What Every CEO Can Learn From Best Buy’s (Continued) Branding Mistakes

Recently, I came across an article in Ad Age covering Best Buy’s most recent branding efforts.

Here’s what stopped me in my tracks:

“For the past 18 months, the U.S. marketing team, led by Drew Panayiotou, senior-VP marketing, has been working to reframe the retailer's brand proposition. Now it's ready to unveil its efforts. Best Buy's new tagline, rolling out this summer, is 'Making technology work for you.'"

And with that, the article continued with: "We want to be a brand that's about more than that."

I Hate To Kick A Brand When It's Down
I do. But when you’ve spent 18 months and come out with “Making Technology Work for You” as the new tag line, we have to take a cold, hard reality check.

Best Buy, your culture is about unloading inventory, not helping the customer. Taking a page from Apple’s retail strategy by adding “Central Knowledge Desks” will not replace doing something real and authentic. My personal experiences unfortunately have not changed what is inbred into your culture

But let’s get more fundamental: That slogan is not only tired, it is a death sentence that is bland, old, worn, uninspired and not reflective of a single strand of your customer’s aspirations. It reeks of “marketing speak” and “committee-itis.”

What Was Shitty Yesterday is Shitty Today
In a previous Fast Company post, I wrote about what it takes to create a shitty brand.

In case you missed it, here it is again:

In light of something like this resulting from 18 months (or 18 weeks, 18 days or even 18 minutes), it’s a boring shame and violates one of David Ogilvy’s most succinct quotes. “You can’t bore people into buying your product.”

The Love/Hate Angle of Branding
The strongest brands stand for something as well being opposed something else:

  • Apple is opposed to technology that sets the rules and asks people to adapt; it champions technology that adapts to the needs of the people.
  • Nike stands for athletic achievement and is opposed to sitting on your ass.
  • Dyson stands for no loss of suction and is opposed to stagnant complacency, first making obsolete the old guards of vacuum cleaners and then doing the same with their own technological solutions.

With all that said... Best Buy, what do you stand for? Also, what are you opposed to?

Until you answer those questions, the likelihood of rising from the ashes is grim at best.

Saab and its "Born from jets" campaign is a brand that is no longer with us.

JC Penney’s recent “rebrand,” while attractive design-wise, has done nothing to revert their declining sales. It dealt on a very superficial level, sugar-coating JCP's presentation without driving home any meaning any consumer cares about. (Other brands try to make themselves meaningful with trite "corporate statements" and "mission statements." Candidly, I've yet to run across that did anything more than remind everyone they were working for a corporation. Zero inspiration. No passion. Total lack of authentic energy to inspire.)

Why?

Because they failed to address the two sides every brand has:

  • What is stands for and
  • What it is passionately opposed to.

Only after answering those questions can you honestly determine what to sound like, what to look like, what your design aesthetic is, and why anyone should care.

And if the best you’ve got is “Making technology work for you,” then the likelihood anyone will care is very slim.

David Brier is a brand identity specialist, package designer and branding expert. Besides creating the Defy-O-Meter, David is also the author of Defying Gravity and Rising Above the Noise. David's series of videos shed new light on effective branding in these videos and interviews. You can subscribe to his YouTube channel or request your own free copy of David's eBook, "The Lucky Brand" .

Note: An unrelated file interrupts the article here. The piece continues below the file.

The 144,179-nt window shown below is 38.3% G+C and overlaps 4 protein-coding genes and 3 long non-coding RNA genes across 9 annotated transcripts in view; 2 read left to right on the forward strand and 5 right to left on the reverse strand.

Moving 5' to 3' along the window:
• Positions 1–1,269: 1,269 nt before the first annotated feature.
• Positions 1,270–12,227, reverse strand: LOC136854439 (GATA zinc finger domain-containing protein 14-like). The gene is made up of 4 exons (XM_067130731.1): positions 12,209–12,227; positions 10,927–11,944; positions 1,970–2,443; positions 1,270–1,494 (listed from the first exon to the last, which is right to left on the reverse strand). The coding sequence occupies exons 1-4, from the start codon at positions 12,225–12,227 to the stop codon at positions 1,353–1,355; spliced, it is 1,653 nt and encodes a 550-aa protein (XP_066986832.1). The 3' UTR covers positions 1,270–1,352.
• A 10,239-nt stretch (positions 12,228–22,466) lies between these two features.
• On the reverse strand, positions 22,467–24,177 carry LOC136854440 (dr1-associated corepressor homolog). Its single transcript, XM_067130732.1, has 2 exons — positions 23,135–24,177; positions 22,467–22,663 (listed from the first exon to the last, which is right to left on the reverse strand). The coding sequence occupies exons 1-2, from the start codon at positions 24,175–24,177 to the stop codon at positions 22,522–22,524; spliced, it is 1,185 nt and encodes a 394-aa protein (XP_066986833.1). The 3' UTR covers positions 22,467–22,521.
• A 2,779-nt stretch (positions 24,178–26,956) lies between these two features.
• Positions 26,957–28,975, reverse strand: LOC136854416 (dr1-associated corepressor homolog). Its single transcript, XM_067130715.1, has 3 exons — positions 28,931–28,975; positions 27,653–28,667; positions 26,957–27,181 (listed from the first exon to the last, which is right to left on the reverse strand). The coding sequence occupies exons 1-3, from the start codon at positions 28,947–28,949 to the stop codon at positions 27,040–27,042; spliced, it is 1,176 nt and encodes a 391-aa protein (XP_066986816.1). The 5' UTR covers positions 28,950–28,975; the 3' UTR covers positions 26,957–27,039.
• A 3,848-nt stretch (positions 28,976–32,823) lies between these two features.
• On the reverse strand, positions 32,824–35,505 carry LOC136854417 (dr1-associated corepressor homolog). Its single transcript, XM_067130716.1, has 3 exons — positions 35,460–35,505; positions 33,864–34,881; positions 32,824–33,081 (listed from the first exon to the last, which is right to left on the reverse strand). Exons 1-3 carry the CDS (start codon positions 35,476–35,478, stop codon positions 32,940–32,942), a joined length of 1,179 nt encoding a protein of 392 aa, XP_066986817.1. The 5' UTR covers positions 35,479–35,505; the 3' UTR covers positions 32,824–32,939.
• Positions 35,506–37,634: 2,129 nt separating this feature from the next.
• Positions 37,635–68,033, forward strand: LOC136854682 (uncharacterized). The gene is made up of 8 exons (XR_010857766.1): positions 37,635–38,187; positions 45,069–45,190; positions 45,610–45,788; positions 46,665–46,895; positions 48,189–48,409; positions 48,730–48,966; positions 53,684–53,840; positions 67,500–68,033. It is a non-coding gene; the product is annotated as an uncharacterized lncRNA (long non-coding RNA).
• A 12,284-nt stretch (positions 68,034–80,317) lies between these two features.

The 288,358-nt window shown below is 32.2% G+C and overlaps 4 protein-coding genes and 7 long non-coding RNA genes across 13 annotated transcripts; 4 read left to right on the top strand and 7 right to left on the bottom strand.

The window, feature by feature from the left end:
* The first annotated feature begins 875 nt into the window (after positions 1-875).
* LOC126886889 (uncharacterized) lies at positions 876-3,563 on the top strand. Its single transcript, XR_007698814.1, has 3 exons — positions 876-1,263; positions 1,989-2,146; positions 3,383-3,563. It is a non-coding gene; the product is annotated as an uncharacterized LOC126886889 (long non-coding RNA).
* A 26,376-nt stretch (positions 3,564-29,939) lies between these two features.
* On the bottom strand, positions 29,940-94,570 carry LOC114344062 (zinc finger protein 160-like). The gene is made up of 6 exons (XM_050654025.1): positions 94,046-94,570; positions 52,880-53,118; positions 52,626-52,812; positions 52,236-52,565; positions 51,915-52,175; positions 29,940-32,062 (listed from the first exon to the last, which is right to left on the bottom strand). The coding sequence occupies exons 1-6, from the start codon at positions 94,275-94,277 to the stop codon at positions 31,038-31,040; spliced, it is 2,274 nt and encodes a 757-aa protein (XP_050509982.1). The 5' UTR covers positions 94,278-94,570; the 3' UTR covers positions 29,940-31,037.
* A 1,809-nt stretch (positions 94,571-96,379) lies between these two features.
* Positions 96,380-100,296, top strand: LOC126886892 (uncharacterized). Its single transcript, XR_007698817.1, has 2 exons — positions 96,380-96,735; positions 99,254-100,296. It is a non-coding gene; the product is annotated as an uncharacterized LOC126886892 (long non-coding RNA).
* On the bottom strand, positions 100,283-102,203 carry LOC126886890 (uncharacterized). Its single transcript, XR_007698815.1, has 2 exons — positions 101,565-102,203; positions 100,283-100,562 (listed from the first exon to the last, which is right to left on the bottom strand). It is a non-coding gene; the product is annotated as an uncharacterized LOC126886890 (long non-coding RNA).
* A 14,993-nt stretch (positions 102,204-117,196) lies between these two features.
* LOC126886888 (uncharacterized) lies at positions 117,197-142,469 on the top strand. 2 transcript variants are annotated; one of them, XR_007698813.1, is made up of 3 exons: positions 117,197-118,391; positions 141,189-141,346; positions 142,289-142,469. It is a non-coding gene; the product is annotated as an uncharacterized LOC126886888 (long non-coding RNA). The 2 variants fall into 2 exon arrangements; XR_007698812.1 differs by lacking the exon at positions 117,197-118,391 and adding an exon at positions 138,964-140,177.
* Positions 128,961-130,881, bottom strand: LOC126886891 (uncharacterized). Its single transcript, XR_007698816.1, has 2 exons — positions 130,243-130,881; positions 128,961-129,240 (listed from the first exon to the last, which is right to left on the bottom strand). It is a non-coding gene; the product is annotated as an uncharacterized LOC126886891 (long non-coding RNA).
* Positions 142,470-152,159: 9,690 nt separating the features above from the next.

[Image: Flickr user Ben Barnes]

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78 Comments

  • Taquito Jones

    Apple opposing technology that sets rules?????

    lol u really think that? ur a joke

  • Shailesh Ghimire

    Really this passes for serious business commentary? What a pathetic rant with very shallow analysis. Reminded me of why I stopped reading Fast Company five years ago.

  • Dave Kearns

    I find it interesting that Best Buy can be labeled as a Brand. They sell multiple products from various Brands. I have no idea if Best Buy actually manufactures products, but perhaps they should partner up with a few. 

  • David Brier

     Thanks for your passion and candor. It's refreshing and I would be thrilled to see Best Buy emerge stronger, but it will take some stronger thinking from the TOP to give the stores something to celebrate and something that customer's can get passionate about. Buying stuff is NOT the reason we come. Getting more value in  terms of insight, in terms of understanding is what will drive people's interest.

    Make it speacial, make it remarkable....

  • David Brier

     Thanks Michael.

    My newest favorite is for skype:

    Skype. When you almost want to communicate....

  • Rob Gilgan

    I agree with pretty much everything that's said in the article - and in the comments - with a couple of caveats: as important as branding is, what's killed BestBuy is the culture itself. Consumers simply tired of know-nothing, lying, cheating sales associates and started cannibalizing (returning merchandise after the thrill wore off). Also, Apple abandoned computer enthusiasts, but not users. Windows users gravitated to Mac because savvy marketers promised them it was a better experience than Windows. And this borders on the bizarre: "when the entire Macintoash (sic) user base was forced to purchase new hardware and software because that's the way Steve wanted it." The operating system and the hardware continued to improve and evolve (what CEO wouldn't want that?)....tried installing Windows XP Pro on a 386 lately?

  • Pishabh Badmaash

    When Circuit City disappeared, BB raced to absorb the void and got stuck with all the crap they had to do

  • Steve Olenski

    I think David is spot on with this article. I completely agree with his stance on the new Best Buy tagline for sure... it is truly horrific in so many ways. 

    His "Shitty Brand" was not only hilarious it was also right on the money. And as to the one commenter who said he was confusing advertising with branding, I do not see where and how? His points were quite salient and nowhere did he try to discern between the two.

    When you've achieved such brand equity/awareness as Best Buy, you don't need a tagline that is so literal. 

    Overall a great article on yet another branding mistake... 

  • David Brier

     Thanks Steve for the comment. It's unfortunate that Best Buy doesn't realize THIS:

    People LOVE to see and hear stuff. Online shopping cannot match that or offer that audio or video experience (hearing those actual speakers OR seeing that amazing new flat screen TV), so...

    Why not create showrooms as the ultimate oasis' that people enjoy experiencing? It can't be a "shovel dump of inventory" but something so much more.